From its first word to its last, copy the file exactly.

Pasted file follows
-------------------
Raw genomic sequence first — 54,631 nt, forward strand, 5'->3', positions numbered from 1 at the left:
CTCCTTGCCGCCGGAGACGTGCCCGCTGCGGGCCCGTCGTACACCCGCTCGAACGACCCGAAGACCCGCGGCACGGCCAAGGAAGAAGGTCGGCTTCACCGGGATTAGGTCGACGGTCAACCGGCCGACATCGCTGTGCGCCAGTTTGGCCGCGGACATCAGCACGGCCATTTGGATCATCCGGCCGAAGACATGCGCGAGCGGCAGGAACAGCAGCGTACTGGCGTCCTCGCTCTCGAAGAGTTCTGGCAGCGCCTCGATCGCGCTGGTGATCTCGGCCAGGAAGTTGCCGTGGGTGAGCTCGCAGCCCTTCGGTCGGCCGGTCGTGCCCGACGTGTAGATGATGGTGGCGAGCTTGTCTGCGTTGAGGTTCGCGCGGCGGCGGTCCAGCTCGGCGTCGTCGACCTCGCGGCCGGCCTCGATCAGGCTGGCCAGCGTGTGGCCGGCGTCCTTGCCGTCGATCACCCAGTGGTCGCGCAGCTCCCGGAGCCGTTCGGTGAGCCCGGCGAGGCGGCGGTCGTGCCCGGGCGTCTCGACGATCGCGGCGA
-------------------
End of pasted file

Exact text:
Raw genomic sequence first — 54,631 nt, forward strand, 5'->3', positions numbered from 1 at the left:
CTCCTTGCCGCCGGAGACGTGCCCGCTGCGGGCCCGTCGTACACCCGCTCGAACGACCCGAAGACCCGCGGCACGGCCAAGGAAGAAGGTCGGCTTCACCGGGATTAGGTCGACGGTCAACCGGCCGACATCGCTGTGCGCCAGTTTGGCCGCGGACATCAGCACGGCCATTTGGATCATCCGGCCGAAGACATGCGCGAGCGGCAGGAACAGCAGCGTACTGGCGTCCTCGCTCTCGAAGAGTTCTGGCAGCGCCTCGATCGCGCTGGTGATCTCGGCCAGGAAGTTGCCGTGGGTGAGCTCGCAGCCCTTCGGTCGGCCGGTCGTGCCCGACGTGTAGATGATGGTGGCGAGCTTGTCTGCGTTGAGGTTCGCGCGGCGGCGGTCCAGCTCGGCGTCGTCGACCTCGCGGCCGGCCTCGATCAGGCTGGCCAGCGTGTGGCCGGCGTCCTTGCCGTCGATCACCCAGTGGTCGCGCAGCTCCCGGAGCCGTTCGGTGAGCCCGGCGAGGCGGCGGTCGTGCCCGGGCGTCTCGACGATCGCGGCGA